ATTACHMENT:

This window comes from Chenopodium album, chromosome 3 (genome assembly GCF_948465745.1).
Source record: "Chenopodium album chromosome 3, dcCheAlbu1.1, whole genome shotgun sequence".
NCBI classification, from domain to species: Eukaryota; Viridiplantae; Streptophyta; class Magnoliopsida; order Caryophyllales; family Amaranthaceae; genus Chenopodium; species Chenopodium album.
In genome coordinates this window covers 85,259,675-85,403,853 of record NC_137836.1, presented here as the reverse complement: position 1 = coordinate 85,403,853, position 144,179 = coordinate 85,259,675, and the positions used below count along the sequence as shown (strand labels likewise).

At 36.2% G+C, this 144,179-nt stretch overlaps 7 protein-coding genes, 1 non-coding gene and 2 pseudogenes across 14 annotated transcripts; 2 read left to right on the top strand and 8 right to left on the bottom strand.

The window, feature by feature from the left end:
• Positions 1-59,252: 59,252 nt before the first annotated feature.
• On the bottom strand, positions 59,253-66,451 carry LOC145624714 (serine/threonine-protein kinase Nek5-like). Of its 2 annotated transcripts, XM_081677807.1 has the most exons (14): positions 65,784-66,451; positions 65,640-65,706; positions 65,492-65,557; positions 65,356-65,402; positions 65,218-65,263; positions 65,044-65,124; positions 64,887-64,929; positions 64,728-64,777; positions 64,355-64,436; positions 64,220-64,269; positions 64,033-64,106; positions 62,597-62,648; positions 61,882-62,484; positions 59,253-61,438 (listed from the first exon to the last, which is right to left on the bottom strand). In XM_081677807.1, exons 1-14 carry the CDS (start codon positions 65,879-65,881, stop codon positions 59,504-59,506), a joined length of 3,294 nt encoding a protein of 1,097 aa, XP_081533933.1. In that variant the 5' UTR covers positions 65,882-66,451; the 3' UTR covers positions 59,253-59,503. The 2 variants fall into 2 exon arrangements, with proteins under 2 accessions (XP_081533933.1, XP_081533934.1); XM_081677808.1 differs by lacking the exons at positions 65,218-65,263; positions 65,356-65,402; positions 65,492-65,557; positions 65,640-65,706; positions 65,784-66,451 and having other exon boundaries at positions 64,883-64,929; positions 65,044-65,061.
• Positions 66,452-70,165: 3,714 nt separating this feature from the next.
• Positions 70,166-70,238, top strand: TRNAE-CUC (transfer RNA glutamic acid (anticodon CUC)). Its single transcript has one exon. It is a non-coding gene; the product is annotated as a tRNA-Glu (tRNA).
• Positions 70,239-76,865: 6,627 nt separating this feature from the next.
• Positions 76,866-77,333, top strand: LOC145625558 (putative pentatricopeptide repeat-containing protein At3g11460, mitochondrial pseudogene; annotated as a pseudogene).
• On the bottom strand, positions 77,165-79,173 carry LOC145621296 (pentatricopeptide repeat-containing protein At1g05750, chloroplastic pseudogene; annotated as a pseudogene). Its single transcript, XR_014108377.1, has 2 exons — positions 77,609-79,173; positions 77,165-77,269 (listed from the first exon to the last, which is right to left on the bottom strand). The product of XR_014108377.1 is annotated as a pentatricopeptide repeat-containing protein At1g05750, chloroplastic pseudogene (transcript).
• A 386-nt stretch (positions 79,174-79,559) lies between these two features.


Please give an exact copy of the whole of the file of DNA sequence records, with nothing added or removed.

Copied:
This window comes from Chenopodium album, chromosome 3 (genome assembly GCF_948465745.1).
Source record: "Chenopodium album chromosome 3, dcCheAlbu1.1, whole genome shotgun sequence".
NCBI classification, from domain to species: Eukaryota; Viridiplantae; Streptophyta; class Magnoliopsida; order Caryophyllales; family Amaranthaceae; genus Chenopodium; species Chenopodium album.
In genome coordinates this window covers 85,259,675-85,403,853 of record NC_137836.1, presented here as the reverse complement: position 1 = coordinate 85,403,853, position 144,179 = coordinate 85,259,675, and the positions used below count along the sequence as shown (strand labels likewise).

At 36.2% G+C, this 144,179-nt stretch overlaps 7 protein-coding genes, 1 non-coding gene and 2 pseudogenes across 14 annotated transcripts; 2 read left to right on the top strand and 8 right to left on the bottom strand.

The window, feature by feature from the left end:
• Positions 1-59,252: 59,252 nt before the first annotated feature.
• On the bottom strand, positions 59,253-66,451 carry LOC145624714 (serine/threonine-protein kinase Nek5-like). Of its 2 annotated transcripts, XM_081677807.1 has the most exons (14): positions 65,784-66,451; positions 65,640-65,706; positions 65,492-65,557; positions 65,356-65,402; positions 65,218-65,263; positions 65,044-65,124; positions 64,887-64,929; positions 64,728-64,777; positions 64,355-64,436; positions 64,220-64,269; positions 64,033-64,106; positions 62,597-62,648; positions 61,882-62,484; positions 59,253-61,438 (listed from the first exon to the last, which is right to left on the bottom strand). In XM_081677807.1, exons 1-14 carry the CDS (start codon positions 65,879-65,881, stop codon positions 59,504-59,506), a joined length of 3,294 nt encoding a protein of 1,097 aa, XP_081533933.1. In that variant the 5' UTR covers positions 65,882-66,451; the 3' UTR covers positions 59,253-59,503. The 2 variants fall into 2 exon arrangements, with proteins under 2 accessions (XP_081533933.1, XP_081533934.1); XM_081677808.1 differs by lacking the exons at positions 65,218-65,263; positions 65,356-65,402; positions 65,492-65,557; positions 65,640-65,706; positions 65,784-66,451 and having other exon boundaries at positions 64,883-64,929; positions 65,044-65,061.
• Positions 66,452-70,165: 3,714 nt separating this feature from the next.
• Positions 70,166-70,238, top strand: TRNAE-CUC (transfer RNA glutamic acid (anticodon CUC)). Its single transcript has one exon. It is a non-coding gene; the product is annotated as a tRNA-Glu (tRNA).
• Positions 70,239-76,865: 6,627 nt separating this feature from the next.
• Positions 76,866-77,333, top strand: LOC145625558 (putative pentatricopeptide repeat-containing protein At3g11460, mitochondrial pseudogene; annotated as a pseudogene).
• On the bottom strand, positions 77,165-79,173 carry LOC145621296 (pentatricopeptide repeat-containing protein At1g05750, chloroplastic pseudogene; annotated as a pseudogene). Its single transcript, XR_014108377.1, has 2 exons — positions 77,609-79,173; positions 77,165-77,269 (listed from the first exon to the last, which is right to left on the bottom strand). The product of XR_014108377.1 is annotated as a pentatricopeptide repeat-containing protein At1g05750, chloroplastic pseudogene (transcript).
• A 386-nt stretch (positions 79,174-79,559) lies between these two features.